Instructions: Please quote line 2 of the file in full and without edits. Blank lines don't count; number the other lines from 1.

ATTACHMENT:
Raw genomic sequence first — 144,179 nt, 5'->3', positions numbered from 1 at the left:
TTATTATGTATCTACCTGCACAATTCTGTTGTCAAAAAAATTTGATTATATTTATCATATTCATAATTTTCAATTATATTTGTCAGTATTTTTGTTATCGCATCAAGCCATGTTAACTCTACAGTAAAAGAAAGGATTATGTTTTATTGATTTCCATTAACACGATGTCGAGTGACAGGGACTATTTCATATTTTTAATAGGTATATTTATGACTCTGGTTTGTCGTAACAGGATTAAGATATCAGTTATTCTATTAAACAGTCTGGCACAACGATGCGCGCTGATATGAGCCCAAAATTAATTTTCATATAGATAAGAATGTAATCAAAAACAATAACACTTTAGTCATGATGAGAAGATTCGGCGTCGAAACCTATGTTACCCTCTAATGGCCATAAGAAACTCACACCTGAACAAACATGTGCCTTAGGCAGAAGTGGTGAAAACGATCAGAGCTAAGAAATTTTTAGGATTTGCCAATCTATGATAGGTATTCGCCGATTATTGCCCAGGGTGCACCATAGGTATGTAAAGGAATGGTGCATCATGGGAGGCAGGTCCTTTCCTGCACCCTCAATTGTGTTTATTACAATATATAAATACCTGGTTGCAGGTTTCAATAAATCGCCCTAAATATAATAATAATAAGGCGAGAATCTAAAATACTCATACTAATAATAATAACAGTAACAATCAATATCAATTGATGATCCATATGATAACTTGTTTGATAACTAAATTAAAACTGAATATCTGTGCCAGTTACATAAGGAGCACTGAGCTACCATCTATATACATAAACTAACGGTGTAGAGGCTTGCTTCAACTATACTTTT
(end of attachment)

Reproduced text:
TTATTATGTATCTACCTGCACAATTCTGTTGTCAAAAAAATTTGATTATATTTATCATATTCATAATTTTCAATTATATTTGTCAGTATTTTTGTTATCGCATCAAGCCATGTTAACTCTACAGTAAAAGAAAGGATTATGTTTTATTGATTTCCATTAACACGATGTCGAGTGACAGGGACTATTTCATATTTTTAATAGGTATATTTATGACTCTGGTTTGTCGTAACAGGATTAAGATATCAGTTATTCTATTAAACAGTCTGGCACAACGATGCGCGCTGATATGAGCCCAAAATTAATTTTCATATAGATAAGAATGTAATCAAAAACAATAACACTTTAGTCATGATGAGAAGATTCGGCGTCGAAACCTATGTTACCCTCTAATGGCCATAAGAAACTCACACCTGAACAAACATGTGCCTTAGGCAGAAGTGGTGAAAACGATCAGAGCTAAGAAATTTTTAGGATTTGCCAATCTATGATAGGTATTCGCCGATTATTGCCCAGGGTGCACCATAGGTATGTAAAGGAATGGTGCATCATGGGAGGCAGGTCCTTTCCTGCACCCTCAATTGTGTTTATTACAATATATAAATACCTGGTTGCAGGTTTCAATAAATCGCCCTAAATATAATAATAATAAGGCGAGAATCTAAAATACTCATACTAATAATAATAACAGTAACAATCAATATCAATTGATGATCCATATGATAACTTGTTTGATAACTAAATTAAAACTGAATATCTGTGCCAGTTACATAAGGAGCACTGAGCTACCATCTATATACATAAACTAACGGTGTAGAGGCTTGCTTCAACTATACTTTT